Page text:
Now this bittiness may actually be intentional. The trick of following an apparently unimportant item wherever it takes you does of course constitute Mr Kurlansky’s schtick. He did it with Cod, which I remember enjoying, and with Salt. Trouble is, paper is a bit more unfocussed than these basic items. Cellulose might have been a better title for Mr Kurlansky’s bent, except that nobody would have bought such a book. Or Wood. He should probably write about fairly straightforward things with an interesting variety of uses, rather than a complex product, available in a dizzying variety of forms, with correspondingly myriad uses. His tour d’horizon technique breaks down here: he starts his survey historically and then slides into a sort of regional tour of the world.

The main cleverness in quoting Eden Phillpotts’ novel Storm in a Teacup may reside in actually having located a novel about paper making. Surely one could come up with references to labor issues in the paper industry as it transitioned from a hand craft to a machine industry which were not fictional.

There is a book to be written here. Take time to make it clear, with step-by-step description and diagrams and pictures how paper is made and what it’s made of. Then take a variety of products and tell us something meaningful about them. I bet there’s a story, more interesting that Mr Kurlansky’s single mention, behind wallpaper. We could be told more about cartridge paper — I mean paper used in cartridges, not the smooth opaque sheet of paper made in Britain (which isn’t mentioned here at all). Paper in building might be nice to know about. The humble paper bag probably has more to it than meets the eye. The one I’m looking at now, a plain white bag which holds a loaf from our local supermarket, tells me it was made by Novolex in Florence, Kentucky. Why? They have a plant in Elizabeth, New Jersey. Is there a story here? If so, Mr Kurlansky doesn’t tell it. Certainly paper as used by artists could be an interesting chapter — here it’s dealt with piecemeal, now here, now a few chapters on, and then again near the end of the book.

However one should not review the book the author didn’t write: this is the one he did come up with. Maybe I care too much about the subject. When you notice small errors of fact about something you know, you inevitably begin to suspect error lurking behind every statement. But that’s not even the main problem I had: the book needs to be thoroughly shaken into focus. It has lots of good little bits spread about. It’s organization and editing that are desperately needed. The book has the feel of a suggestion leaped upon by a writer flailing about for an idea for his next project. But Mr Kurlansky has already written 28 books: surely ideas are not what he’s lacking. Sad to say, the book gives the impression it was written as a pile of good ideas each drafted separately on a bunch of 4″ x 6″ index cards which were then dropped on the floor and reassembled in slightly random order. I found it hard to read, and was disappointed.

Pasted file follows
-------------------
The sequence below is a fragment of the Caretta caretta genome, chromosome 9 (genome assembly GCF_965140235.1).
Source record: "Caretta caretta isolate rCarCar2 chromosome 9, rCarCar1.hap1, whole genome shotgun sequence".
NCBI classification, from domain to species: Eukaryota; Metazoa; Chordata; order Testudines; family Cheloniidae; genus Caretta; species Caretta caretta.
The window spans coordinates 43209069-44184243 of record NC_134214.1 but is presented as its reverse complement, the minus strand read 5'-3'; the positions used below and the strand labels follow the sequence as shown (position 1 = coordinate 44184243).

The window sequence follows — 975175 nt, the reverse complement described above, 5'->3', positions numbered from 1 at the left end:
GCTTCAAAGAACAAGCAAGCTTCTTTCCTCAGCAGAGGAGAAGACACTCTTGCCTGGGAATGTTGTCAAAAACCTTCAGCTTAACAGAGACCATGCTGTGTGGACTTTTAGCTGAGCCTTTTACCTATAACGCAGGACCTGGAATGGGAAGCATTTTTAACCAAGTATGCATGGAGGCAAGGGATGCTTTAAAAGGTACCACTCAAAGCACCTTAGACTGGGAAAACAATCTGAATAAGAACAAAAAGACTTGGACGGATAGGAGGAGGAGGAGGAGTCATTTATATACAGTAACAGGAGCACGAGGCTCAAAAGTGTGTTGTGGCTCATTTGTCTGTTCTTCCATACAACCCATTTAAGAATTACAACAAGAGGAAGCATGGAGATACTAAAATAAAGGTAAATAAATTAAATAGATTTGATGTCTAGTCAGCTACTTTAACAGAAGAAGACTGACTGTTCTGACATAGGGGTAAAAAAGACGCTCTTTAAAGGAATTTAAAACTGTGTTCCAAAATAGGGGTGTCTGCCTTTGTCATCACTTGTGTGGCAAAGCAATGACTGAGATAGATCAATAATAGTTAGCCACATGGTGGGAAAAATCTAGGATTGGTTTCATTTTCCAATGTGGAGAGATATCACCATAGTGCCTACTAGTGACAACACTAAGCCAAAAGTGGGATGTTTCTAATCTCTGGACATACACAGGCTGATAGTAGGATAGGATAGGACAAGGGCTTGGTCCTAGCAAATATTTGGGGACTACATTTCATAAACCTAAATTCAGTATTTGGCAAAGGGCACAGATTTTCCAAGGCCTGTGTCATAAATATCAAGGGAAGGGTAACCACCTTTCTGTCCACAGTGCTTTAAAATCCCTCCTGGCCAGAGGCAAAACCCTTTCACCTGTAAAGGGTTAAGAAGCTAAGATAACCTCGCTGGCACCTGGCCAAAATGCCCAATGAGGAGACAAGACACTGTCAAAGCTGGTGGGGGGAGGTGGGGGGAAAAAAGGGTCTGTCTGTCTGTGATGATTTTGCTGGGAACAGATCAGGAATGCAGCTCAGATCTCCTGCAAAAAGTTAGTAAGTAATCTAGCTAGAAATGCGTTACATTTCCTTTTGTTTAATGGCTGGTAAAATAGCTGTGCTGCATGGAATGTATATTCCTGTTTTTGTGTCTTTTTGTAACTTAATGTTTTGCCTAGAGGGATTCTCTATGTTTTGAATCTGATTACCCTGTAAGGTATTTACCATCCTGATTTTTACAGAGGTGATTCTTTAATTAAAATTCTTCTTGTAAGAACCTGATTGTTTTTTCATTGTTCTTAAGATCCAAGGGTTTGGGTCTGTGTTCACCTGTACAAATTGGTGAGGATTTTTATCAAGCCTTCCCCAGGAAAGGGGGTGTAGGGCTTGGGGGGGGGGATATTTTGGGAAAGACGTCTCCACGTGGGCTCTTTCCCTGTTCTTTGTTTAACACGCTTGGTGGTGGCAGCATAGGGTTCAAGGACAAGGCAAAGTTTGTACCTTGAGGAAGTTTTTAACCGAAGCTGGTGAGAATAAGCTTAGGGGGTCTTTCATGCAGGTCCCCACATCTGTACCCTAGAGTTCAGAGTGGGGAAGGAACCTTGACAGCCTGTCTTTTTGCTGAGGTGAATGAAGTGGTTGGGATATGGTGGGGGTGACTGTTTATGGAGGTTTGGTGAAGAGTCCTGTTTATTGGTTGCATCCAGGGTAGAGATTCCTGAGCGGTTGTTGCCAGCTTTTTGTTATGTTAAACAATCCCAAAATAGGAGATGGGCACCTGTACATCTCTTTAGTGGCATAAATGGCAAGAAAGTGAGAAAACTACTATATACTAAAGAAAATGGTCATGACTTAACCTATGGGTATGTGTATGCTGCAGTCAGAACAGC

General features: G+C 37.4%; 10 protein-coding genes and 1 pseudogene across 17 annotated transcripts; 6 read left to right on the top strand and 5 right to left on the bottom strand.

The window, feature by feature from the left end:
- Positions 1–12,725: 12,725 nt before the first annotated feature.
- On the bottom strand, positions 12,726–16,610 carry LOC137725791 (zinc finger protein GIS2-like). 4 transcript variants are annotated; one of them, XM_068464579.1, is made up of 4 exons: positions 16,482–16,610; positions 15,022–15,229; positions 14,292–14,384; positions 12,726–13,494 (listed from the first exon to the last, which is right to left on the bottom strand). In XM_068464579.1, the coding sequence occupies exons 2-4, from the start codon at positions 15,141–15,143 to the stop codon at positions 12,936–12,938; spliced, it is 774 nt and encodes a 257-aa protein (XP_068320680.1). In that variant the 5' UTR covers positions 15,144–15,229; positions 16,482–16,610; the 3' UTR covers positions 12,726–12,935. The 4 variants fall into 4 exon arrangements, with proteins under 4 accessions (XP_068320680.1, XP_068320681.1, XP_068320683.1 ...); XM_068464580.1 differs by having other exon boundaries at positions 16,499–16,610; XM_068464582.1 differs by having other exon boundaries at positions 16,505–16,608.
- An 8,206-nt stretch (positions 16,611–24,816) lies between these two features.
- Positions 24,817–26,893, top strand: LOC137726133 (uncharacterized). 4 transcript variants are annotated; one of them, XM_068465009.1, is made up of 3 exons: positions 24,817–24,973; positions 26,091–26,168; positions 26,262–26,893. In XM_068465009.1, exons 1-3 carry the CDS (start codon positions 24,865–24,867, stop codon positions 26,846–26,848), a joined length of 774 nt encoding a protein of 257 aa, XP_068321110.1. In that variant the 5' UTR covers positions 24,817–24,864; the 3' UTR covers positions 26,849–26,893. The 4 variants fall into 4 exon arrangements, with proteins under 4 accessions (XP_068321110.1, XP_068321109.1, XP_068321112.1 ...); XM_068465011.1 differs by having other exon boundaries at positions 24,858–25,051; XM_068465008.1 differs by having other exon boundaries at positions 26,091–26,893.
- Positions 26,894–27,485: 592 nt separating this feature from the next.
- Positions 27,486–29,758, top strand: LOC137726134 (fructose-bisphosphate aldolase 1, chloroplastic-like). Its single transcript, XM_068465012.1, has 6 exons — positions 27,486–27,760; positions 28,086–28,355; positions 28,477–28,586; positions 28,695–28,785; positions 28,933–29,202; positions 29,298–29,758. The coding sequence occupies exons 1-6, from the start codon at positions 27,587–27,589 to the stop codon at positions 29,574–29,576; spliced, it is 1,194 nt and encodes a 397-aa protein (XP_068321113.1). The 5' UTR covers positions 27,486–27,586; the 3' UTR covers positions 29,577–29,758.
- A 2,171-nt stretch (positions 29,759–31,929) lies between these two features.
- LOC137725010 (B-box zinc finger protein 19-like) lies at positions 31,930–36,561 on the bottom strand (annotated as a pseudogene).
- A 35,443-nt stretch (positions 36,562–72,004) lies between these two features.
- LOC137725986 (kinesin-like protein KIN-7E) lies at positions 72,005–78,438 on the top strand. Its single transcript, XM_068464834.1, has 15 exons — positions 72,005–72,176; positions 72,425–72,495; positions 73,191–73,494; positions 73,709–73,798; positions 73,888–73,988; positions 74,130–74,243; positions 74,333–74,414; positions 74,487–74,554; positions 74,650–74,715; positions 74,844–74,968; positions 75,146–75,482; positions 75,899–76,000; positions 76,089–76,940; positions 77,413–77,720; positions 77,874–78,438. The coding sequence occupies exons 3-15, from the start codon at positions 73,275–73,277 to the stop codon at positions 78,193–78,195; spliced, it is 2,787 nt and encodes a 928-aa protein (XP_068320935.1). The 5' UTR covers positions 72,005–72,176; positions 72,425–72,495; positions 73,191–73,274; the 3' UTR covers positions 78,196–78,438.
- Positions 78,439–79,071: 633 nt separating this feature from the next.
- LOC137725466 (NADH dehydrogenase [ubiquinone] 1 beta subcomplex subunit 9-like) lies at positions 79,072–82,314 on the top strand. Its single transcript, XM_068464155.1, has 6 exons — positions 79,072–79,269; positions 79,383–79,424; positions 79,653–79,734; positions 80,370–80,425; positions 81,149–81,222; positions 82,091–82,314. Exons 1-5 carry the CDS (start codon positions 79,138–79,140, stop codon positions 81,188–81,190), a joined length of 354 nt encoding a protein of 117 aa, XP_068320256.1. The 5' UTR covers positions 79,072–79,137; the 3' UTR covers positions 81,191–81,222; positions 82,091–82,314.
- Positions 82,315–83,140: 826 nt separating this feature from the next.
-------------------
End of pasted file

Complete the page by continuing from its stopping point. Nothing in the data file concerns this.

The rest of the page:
The publisher manages to get in on the pervasive imprecision, selectiveness and softness of focus in their colophon† — nice that they have one of course. Here they tell us “This book was printed on Sebago paper, an acid-free sheet manufactured by Glatfelter, a prominent American paper maker founded in 1864.” None of this is wrong: it’s just slightly misleadingly put together, and omits certain (to me anyway) important details. What basis weight was the paper, how many ppi, what shade? Sebago is actually a sheet supplied by Lindenmeryr Paper Company, a paper merchant. They do get it made in Spring Grove, but could make it elsewhere — I remember its being made for them in Maine at the S. D. Warren plant. Glatfelter could sell you a sheet which matches it closely, but they couldn’t sell you Sebago; only Lindenmeyr can do that. Not that important, I agree; but too trivial to get wrong surely.

Mark Kurlansky will be addressing the April 11th meeting of The Book Industry Guild of New York.


* Literally “Korean paper. It’s made of the bark of the paper mulberry, or sometimes Broussonetia kazinoki — the same bark as is used for washi. The book is full of facts.

† I used this colophon as an illustration to my recent post on Dante, the typeface in which this book is set, so you can read it there.